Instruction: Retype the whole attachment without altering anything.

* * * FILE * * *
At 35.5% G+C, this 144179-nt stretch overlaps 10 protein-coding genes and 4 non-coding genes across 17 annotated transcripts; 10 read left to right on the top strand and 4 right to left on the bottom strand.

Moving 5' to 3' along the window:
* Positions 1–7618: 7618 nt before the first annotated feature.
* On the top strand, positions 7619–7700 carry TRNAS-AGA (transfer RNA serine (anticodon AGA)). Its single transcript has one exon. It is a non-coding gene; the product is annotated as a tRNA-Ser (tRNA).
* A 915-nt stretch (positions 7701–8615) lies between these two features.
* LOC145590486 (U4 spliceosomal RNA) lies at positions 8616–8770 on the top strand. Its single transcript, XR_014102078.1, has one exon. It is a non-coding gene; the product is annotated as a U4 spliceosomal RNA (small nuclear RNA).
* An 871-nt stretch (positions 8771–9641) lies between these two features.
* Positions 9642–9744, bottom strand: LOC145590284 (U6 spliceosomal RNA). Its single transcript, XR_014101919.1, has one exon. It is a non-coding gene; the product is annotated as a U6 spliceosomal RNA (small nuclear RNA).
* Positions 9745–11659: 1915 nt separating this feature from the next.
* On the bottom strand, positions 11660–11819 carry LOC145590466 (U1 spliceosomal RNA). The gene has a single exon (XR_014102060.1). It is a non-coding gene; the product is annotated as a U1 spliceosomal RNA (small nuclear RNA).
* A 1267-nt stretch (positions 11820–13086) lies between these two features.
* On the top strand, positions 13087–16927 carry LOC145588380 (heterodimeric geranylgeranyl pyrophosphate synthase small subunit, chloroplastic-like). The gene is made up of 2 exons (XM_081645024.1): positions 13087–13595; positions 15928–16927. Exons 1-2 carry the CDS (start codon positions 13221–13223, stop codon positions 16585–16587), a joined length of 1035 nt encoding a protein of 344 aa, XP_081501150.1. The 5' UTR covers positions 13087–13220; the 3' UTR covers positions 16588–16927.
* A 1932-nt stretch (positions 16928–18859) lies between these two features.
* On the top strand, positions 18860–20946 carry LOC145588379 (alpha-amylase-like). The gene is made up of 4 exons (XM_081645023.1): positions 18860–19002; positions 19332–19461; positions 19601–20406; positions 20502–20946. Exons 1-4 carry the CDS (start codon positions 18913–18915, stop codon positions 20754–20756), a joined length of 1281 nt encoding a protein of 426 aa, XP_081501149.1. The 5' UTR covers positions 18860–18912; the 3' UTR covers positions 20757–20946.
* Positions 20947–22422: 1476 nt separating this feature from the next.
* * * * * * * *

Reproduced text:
At 35.5% G+C, this 144179-nt stretch overlaps 10 protein-coding genes and 4 non-coding genes across 17 annotated transcripts; 10 read left to right on the top strand and 4 right to left on the bottom strand.

Moving 5' to 3' along the window:
* Positions 1–7618: 7618 nt before the first annotated feature.
* On the top strand, positions 7619–7700 carry TRNAS-AGA (transfer RNA serine (anticodon AGA)). Its single transcript has one exon. It is a non-coding gene; the product is annotated as a tRNA-Ser (tRNA).
* A 915-nt stretch (positions 7701–8615) lies between these two features.
* LOC145590486 (U4 spliceosomal RNA) lies at positions 8616–8770 on the top strand. Its single transcript, XR_014102078.1, has one exon. It is a non-coding gene; the product is annotated as a U4 spliceosomal RNA (small nuclear RNA).
* An 871-nt stretch (positions 8771–9641) lies between these two features.
* Positions 9642–9744, bottom strand: LOC145590284 (U6 spliceosomal RNA). Its single transcript, XR_014101919.1, has one exon. It is a non-coding gene; the product is annotated as a U6 spliceosomal RNA (small nuclear RNA).
* Positions 9745–11659: 1915 nt separating this feature from the next.
* On the bottom strand, positions 11660–11819 carry LOC145590466 (U1 spliceosomal RNA). The gene has a single exon (XR_014102060.1). It is a non-coding gene; the product is annotated as a U1 spliceosomal RNA (small nuclear RNA).
* A 1267-nt stretch (positions 11820–13086) lies between these two features.
* On the top strand, positions 13087–16927 carry LOC145588380 (heterodimeric geranylgeranyl pyrophosphate synthase small subunit, chloroplastic-like). The gene is made up of 2 exons (XM_081645024.1): positions 13087–13595; positions 15928–16927. Exons 1-2 carry the CDS (start codon positions 13221–13223, stop codon positions 16585–16587), a joined length of 1035 nt encoding a protein of 344 aa, XP_081501150.1. The 5' UTR covers positions 13087–13220; the 3' UTR covers positions 16588–16927.
* A 1932-nt stretch (positions 16928–18859) lies between these two features.
* On the top strand, positions 18860–20946 carry LOC145588379 (alpha-amylase-like). The gene is made up of 4 exons (XM_081645023.1): positions 18860–19002; positions 19332–19461; positions 19601–20406; positions 20502–20946. Exons 1-4 carry the CDS (start codon positions 18913–18915, stop codon positions 20754–20756), a joined length of 1281 nt encoding a protein of 426 aa, XP_081501149.1. The 5' UTR covers positions 18860–18912; the 3' UTR covers positions 20757–20946.
* Positions 20947–22422: 1476 nt separating this feature from the next.